In addition, whether the component is small enough (smaller than 5 centimeters) to be swallowed is relevant to lead safety but not to exposure to phthalates, and therefore the size of the component should not be considered for the phthalate accessibility standards.  Phthalates component parts that are covered by fabric that pass the use and abuse tests should not be considered inaccessible to a child (whether they are smaller or larger than 5 centimeters), because dust from phthalates can pass through the fabric and be inhaled by the child. We are aware that the law that amended the CPSIA (Public Law 112-28) contains a strong public health provision regarding phthalates, which may deal with this potential problem, but it would be better to prevent the problem from the beginning by not allowing fabric covers.  The law states that the CPSC “may revoke any or all exclusions granted based on the inaccessible component parts provision…at any time…if the Commission finds, based on scientific evidence, that such compliance is necessary to protect the public health or safety.”  Nevertheless, it would be better to explicitly protect children by not assuming fabric covers are adequate protection against phthalates.
 
Conclusion
Phthalates are called “endocrine disruptors” because they affect the body’s hormones by mimicking them or blocking them. They interfere with the body’s natural levels of estrogen, testosterone, and other hormones.  Hormones can increase the risk of some cancers and other serious diseases, whether those hormones are natural or synthetic.  Research indicates that boys exposed to phthalates may be more likely to develop smaller genitals and incomplete descent of the testicles.[2]  Boys who are born with undescended testicles are 2-8 times more likely to develop testicular cancer as young men than men born with both testicles descended.[3]   Other human studies have found an association of higher phthalate levels with lower scores on brain and motor development tests, behavior problems, and a link to obesity and phthalates.[4],[5],[6]   Lab animals exposed to phthalates are more likely to develop liver cancer, kidney cancer, and male reproductive organ damage.[7]  Researchers have also noted that, unlike other chemicals, phthalates appear to have more serious effects at lower levels that at higher levels.[8] We support most of the proposed guidance because it will help to protect the public, especially children, from the adverse effects of phthalates.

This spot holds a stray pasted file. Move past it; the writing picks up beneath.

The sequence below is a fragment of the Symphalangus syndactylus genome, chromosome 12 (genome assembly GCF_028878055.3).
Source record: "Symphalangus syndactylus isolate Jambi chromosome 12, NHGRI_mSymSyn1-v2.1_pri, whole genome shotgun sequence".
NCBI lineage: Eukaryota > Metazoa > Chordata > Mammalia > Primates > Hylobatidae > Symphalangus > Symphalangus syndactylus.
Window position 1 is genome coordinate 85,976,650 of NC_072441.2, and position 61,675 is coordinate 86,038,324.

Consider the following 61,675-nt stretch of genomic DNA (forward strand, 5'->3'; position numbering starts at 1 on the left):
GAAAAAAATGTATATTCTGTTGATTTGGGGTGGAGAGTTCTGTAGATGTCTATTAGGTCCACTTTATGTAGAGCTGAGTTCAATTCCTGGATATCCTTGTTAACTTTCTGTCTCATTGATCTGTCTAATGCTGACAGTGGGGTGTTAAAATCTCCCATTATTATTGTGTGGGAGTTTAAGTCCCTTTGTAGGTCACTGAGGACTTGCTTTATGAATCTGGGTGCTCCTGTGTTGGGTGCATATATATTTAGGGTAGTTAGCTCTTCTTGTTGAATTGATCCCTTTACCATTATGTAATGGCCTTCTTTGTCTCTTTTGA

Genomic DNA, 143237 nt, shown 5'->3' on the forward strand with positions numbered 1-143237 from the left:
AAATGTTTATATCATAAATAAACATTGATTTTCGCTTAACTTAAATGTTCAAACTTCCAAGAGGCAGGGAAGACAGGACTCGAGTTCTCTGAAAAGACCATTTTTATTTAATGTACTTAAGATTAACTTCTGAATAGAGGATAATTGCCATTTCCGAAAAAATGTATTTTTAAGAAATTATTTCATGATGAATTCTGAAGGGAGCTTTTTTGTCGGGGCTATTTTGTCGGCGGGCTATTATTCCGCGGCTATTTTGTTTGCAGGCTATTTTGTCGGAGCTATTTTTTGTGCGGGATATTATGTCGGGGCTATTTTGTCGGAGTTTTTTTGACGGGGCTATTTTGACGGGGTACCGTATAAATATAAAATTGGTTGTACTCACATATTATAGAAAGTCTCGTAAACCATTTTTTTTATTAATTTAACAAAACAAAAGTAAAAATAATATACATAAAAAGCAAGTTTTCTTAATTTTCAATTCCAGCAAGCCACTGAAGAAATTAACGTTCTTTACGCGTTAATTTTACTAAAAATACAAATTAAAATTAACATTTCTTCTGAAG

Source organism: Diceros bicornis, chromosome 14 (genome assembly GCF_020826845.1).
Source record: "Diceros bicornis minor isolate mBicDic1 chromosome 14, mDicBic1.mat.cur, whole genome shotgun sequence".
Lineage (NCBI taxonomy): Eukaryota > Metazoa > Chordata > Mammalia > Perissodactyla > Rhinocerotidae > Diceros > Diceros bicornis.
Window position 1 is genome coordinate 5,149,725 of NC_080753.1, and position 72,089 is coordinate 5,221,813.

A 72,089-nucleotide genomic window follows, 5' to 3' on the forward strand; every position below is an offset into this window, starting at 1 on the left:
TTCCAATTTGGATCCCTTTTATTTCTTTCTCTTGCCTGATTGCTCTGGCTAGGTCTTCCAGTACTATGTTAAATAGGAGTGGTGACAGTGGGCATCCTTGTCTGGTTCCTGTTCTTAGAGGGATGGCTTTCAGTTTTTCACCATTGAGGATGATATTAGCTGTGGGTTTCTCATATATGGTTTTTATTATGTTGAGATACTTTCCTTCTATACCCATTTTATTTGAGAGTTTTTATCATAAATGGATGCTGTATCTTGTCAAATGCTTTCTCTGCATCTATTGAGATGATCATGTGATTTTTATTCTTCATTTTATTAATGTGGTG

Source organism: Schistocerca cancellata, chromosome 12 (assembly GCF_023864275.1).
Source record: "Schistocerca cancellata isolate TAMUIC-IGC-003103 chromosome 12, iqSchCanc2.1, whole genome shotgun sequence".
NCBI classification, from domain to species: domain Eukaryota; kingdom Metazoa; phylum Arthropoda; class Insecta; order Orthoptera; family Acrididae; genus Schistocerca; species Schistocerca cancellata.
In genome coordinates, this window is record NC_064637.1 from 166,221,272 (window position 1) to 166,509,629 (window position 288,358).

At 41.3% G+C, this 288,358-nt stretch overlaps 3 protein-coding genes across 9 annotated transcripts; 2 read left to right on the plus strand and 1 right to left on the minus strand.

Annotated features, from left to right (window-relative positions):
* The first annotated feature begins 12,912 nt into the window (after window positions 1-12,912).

Consumer Federation of American
Consumers Union
Kids in Danger
National Research Center for Women & Families
Public Citizen
US PIRG
 
 
For more information, contact Paul Brown at (202) 223-4000 or pb@center4research.org
 
 



[1] Federal Register (July 31, 2012). Children’s Toys and Child Care Articles Containing Phthalates, [Docket No. CPSC-2012-0040].

[2] Main KM, Skakkebaik NE, Virtanen HE, Toppari J (2010).  Genital anomalies in obys and the environment. Best Pract Res Clin Endocrinol Metab. Apr: 24(2): 279-89.

[3] Toppari J, Kaleva M.  Maldescendus testis. Horm Res  1999;51:261-9.

[4] Yeni Kim Y, Eun-Hee Ha, Eui-Jung Kim, et al. (2011). Prenatal Exposure to Phthalates and Infant Development at Six Months: Prospective Mothers and Children’s Environment Health (MOCEH) Study, Environmental Health Perspectives.

[5] Whyatt Rm, Liu X, Rauh VA, Calafat AM, Just AC, Hoepner L, Diaz D, et al. (2012). Maternal prenatal urinary phthalate metabolite concentrations and child mental, psychomotor and behavioral development at age three years. Environmental Health Perspectives  120(2): 290-5.

[6] Teitelbaum SL, Mervish N, Moshier EL, Vangeepruam N, Galvez MP, Calafat AM, Silva MJ, Brenner BL, Wolff MS. (2012). Associations between phthalate metabolite urinary concentrations and body size measures in New York City children. Environmental Research 112:186-193.

[7] Vastag, B (2001). CDC Unveils First Report on Toxins in People, JAMA 285(14): 1827-1828.

[8] Vanderberg et al. (2012). Hormones and Endocrine Disrupting Chemicals: Low-dose Effects and Nonmonotonic Dose Responses. Endocrine Reviews. Firs published ahead of print March 14, 2012 as doi:10/1210/er.2011-1050.